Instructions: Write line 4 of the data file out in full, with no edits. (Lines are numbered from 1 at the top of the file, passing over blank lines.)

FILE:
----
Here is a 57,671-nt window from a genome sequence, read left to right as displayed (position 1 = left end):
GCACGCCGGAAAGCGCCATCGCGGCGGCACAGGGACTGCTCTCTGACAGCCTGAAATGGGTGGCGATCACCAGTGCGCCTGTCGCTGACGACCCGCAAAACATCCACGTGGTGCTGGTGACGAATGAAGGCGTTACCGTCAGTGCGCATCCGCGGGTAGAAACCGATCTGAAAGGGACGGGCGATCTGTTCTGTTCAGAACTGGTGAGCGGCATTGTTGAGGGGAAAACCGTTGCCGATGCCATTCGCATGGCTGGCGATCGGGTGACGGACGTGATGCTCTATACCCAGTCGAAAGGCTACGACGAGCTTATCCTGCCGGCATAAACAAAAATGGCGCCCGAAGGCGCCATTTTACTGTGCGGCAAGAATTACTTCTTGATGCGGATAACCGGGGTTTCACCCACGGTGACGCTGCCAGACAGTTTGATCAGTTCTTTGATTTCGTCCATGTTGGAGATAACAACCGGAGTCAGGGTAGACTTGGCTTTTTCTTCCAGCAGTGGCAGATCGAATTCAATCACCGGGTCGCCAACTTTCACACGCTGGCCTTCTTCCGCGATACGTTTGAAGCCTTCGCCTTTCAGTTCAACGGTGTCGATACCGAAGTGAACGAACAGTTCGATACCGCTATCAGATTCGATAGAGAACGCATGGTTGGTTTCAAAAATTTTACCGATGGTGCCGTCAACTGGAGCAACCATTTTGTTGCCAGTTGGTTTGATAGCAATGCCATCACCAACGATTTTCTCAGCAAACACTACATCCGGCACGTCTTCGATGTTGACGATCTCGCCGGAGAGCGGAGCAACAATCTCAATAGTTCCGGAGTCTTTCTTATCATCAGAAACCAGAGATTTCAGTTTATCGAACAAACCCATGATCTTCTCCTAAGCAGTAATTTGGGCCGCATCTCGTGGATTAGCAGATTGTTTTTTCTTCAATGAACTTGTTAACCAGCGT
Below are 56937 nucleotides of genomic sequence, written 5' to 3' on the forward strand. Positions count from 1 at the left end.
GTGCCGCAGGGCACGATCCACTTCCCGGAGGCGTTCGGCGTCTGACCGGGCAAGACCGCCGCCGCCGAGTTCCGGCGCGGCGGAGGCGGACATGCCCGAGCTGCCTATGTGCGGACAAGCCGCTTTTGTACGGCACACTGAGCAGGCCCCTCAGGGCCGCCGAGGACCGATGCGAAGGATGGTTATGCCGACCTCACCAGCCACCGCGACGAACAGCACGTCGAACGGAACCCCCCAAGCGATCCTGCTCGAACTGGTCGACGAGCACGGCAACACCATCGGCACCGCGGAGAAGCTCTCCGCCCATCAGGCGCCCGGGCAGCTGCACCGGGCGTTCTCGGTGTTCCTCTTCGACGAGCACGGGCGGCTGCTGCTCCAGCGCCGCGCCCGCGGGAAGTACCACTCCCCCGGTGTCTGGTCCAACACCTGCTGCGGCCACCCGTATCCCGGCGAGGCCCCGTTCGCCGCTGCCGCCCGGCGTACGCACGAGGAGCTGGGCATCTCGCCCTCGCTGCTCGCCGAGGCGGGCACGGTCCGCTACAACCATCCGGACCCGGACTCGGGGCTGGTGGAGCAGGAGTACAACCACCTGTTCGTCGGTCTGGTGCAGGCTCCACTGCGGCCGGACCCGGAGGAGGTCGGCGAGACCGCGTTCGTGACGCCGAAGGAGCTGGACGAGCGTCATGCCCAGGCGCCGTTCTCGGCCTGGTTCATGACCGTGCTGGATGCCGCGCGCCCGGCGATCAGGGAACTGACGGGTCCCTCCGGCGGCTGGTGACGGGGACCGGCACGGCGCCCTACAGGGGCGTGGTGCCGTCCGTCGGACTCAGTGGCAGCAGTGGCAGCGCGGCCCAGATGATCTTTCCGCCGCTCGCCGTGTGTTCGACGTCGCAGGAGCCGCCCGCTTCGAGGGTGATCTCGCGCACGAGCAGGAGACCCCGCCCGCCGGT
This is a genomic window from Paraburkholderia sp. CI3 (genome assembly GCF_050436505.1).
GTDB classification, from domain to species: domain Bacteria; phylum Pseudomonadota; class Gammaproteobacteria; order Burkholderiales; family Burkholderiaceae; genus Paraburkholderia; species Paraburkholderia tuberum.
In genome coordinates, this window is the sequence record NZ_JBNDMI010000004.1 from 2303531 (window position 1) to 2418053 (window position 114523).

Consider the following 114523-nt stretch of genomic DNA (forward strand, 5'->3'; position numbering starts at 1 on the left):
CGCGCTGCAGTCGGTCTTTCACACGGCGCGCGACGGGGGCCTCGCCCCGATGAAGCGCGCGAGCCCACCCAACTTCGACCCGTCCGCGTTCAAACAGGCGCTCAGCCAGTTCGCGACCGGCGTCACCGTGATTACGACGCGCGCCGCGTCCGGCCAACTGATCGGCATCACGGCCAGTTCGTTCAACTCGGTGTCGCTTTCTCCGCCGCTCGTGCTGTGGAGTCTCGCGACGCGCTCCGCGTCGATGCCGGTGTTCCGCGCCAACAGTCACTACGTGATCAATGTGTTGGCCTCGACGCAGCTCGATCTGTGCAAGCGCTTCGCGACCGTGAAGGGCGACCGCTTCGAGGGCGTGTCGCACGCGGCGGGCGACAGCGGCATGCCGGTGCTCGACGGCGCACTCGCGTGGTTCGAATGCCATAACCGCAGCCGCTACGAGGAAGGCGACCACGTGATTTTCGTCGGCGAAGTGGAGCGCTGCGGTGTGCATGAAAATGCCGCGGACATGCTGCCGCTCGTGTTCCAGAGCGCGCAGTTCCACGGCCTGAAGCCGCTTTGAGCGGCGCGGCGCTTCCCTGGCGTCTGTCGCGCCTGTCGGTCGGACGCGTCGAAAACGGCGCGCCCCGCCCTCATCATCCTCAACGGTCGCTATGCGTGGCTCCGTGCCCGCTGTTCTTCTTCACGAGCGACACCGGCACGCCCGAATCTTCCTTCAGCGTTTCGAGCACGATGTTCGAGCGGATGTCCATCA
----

GTGCCGCAGGGCACGATCCACTTCCCGGAGGCGTTCGGCGTCTGACCGGGCAAGACCGCCGCCGCCGAGTTCCGGCGCGGCGGAGGCGGACATGCCCGAGCTGCCTATGTGCGGACAAGCCGCTTTTGTACGGCACACTGAGCAGGCCCCTCAGGGCCGCCGAGGACCGATGCGAAGGATGGTTATGCCGACCTCACCAGCCACCGCGACGAACAGCACGTCGAACGGAACCCCCCAAGCGATCCTGCTCGAACTGGTCGACGAGCACGGCAACACCATCGGCACCGCGGAGAAGCTCTCCGCCCATCAGGCGCCCGGGCAGCTGCACCGGGCGTTCTCGGTGTTCCTCTTCGACGAGCACGGGCGGCTGCTGCTCCAGCGCCGCGCCCGCGGGAAGTACCACTCCCCCGGTGTCTGGTCCAACACCTGCTGCGGCCACCCGTATCCCGGCGAGGCCCCGTTCGCCGCTGCCGCCCGGCGTACGCACGAGGAGCTGGGCATCTCGCCCTCGCTGCTCGCCGAGGCGGGCACGGTCCGCTACAACCATCCGGACCCGGACTCGGGGCTGGTGGAGCAGGAGTACAACCACCTGTTCGTCGGTCTGGTGCAGGCTCCACTGCGGCCGGACCCGGAGGAGGTCGGCGAGACCGCGTTCGTGACGCCGAAGGAGCTGGACGAGCGTCATGCCCAGGCGCCGTTCTCGGCCTGGTTCATGACCGTGCTGGATGCCGCGCGCCCGGCGATCAGGGAACTGACGGGTCCCTCCGGCGGCTGGTGACGGGGACCGGCACGGCGCCCTACAGGGGCGTGGTGCCGTCCGTCGGACTCAGTGGCAGCAGTGGCAGCGCGGCCCAGATGATCTTTCCGCCGCTCGCCGTGTGTTCGACGTCGCAGGAGCCGCCCGCTTCGAGGGTGATCTCGCGCACGAGCAGGAGACCCCGCCCGCCGGT